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Rosenberg v. Williams

United States District Court, E.D. New York

June 6, 2014

ZEV ROSENBERG, pro se, Plaintiff,
v.
JULIE L. WILLIAMS, Esq., Chief Counsel of the United States Office of Comptroller of the Currency; ERIC M. THORSON, Esq., Inspector General of the United States Treasury Department; and RICHARD K DELMAR, Esq., Counselor of the Inspector General of the United States Treasury Department, Defendants.

SUMMARY ORDER

DORA L. IRIZARRY, District Judge.

Pro se plaintiff Zev Rosenberg filed the above-captioned complaint and request for mandamus relief on January 8, 2014. By Order dated April 3, 2014, the Court granted his request to proceed in forma pauperis pursuant to 28 U.S.C. § 1915, dismissed the complaint without prejudice, and granted leave to submit an amended complaint by May 5, 2014. To date, plaintiff has not filed an amended complaint. On the day of the deadline, the Court received a motion for its recusal.

The original complaint sought declaratory and mandamus relief and review under the Administrative Procedure Act ("APA"). "To invoke mandamus jurisdiction, a plaintiff bears the heavy burden of showing both that all other avenues of relief have been exhausted and that the defendants have a plainly defined and nondiscretionary duty to perform the act in question. Caremark Therapeutic Services v. Thompson, 79 F.Appx. 494, 496 (2d Cir. 2003). The APA permits federal court review of a federal agency's decisions only where the plaintiff has exhausted available administrative remedies. 5 U.S.C. §§ 702, 704; Howell v. I.N.S., 72 F.3d 288, 291 (2d Cir. 1995) ("[A] party may not seek federal judicial review of an adverse administrative determination until the party has first sought all possible relief within the agency itself."). Plaintiff's original Complaint failed to demonstrate that the Office of Comptroller of the Currency owed plaintiff any legal duty or that plaintiff exhausted agency appeals or other remedies. Accordingly, the Court dismissed the Complaint, without prejudice, and granted plaintiff leave to amend his Complaint, no later than May 5, 2014, to assert a basis for the Court's jurisdiction over his claims. To date, plaintiff has not filed an amended complaint.

On May 5, 2014, plaintiff filed a motion for recusal of the undersigned, alleging that "said judge has turned out to be biased and prejudiced with the conspicuous intent to deprive me of due process." (Mot., Dkt. Entry No. 7, at 1.) As evidence of the alleged bias, plaintiff asserts that the April 3, 2014 Order contained "very aggressive and alarming terms and conditions about getting the case started after approval for IFP status, " including the requirement that the Complaint be amended within 30 days. ( Id. )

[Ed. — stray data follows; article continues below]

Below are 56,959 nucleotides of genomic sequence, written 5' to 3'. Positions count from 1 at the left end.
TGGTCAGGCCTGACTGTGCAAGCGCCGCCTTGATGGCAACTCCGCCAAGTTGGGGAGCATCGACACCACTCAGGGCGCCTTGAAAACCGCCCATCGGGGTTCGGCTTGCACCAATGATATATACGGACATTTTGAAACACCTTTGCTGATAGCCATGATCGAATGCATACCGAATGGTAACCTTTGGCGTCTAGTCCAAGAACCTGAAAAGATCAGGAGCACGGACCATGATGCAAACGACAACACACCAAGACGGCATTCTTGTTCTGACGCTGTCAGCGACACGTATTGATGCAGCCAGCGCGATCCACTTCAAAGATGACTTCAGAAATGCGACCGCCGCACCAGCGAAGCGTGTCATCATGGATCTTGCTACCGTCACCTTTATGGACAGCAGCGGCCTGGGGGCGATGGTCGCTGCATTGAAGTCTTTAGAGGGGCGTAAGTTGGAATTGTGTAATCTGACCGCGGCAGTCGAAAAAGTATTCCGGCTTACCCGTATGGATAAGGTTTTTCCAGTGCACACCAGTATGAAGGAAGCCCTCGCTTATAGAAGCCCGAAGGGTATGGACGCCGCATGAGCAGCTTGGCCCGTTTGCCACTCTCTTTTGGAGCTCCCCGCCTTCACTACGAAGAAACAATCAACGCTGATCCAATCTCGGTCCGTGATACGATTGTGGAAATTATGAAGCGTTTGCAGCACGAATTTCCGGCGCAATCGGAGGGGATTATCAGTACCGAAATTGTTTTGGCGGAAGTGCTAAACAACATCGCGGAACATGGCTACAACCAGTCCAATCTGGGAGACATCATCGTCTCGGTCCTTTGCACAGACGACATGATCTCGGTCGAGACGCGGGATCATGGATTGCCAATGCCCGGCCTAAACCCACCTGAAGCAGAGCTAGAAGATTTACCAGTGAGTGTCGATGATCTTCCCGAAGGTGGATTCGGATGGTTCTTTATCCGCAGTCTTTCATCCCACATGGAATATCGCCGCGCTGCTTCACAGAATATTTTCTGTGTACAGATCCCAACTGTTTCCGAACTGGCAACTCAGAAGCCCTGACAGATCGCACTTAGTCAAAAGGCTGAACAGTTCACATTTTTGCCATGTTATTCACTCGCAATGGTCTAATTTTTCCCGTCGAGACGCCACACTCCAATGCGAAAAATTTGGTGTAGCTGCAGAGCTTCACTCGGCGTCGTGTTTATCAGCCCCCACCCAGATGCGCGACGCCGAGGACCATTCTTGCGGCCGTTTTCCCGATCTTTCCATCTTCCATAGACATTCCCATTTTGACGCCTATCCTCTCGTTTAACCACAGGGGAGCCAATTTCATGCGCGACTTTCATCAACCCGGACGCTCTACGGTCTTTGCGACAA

Section 455(a) of title 28 of the United States Code provides that "[a]ny justice, judge, or magistrate judge of the United States shall disqualify himself in any proceeding in which his impartiality might reasonably be questioned." The Second Circuit has stated that, in evaluating a motion for recusal, the court must ask the following question: "[w]ould a reasonable person, knowing all the facts, conclude that the trial judge's impartiality could reasonably be questioned? Or phrased differently, would an objective, disinterested observer fully informed of the underlying facts, entertain significant doubt that justice would be done absent recusal?" United States v. Amico, 486 F.3d 764, 775 (2d Cir. 2007) (internal citations omitted).

Plaintiff's motion for recusal is denied. No reasonable person, knowing all the facts - the requirement for federal subject matter jurisdiction, the requirements for mandamus relief and review under the APA, and the Court's dismissal without prejudice while granting leave to amend his complaint in the typical 30-day time-span - would doubt the impartiality of the undersigned.

Plaintiff's original Complaint did not assert any basis for federal question jurisdiction or any grounds for mandamus relief. No federal court may hear a case over which it does not have jurisdiction. Moreover, plaintiff failed to avail himself of the opportunity to amend the Complaint to state grounds for mandamus relief or review under the APA that he was granted by the Court. The Complaint is dismissed for lack of jurisdiction. The Court certifies pursuant to 28 U.S.C. § 1915(a)(3) that any appeal from this order would not be taken in good faith and therefore in forma pauperis status is denied for purpose of an appeal. See Coppedge v. United States, 369 U.S. 438, 444-45 (1962).

SO ORDERED.


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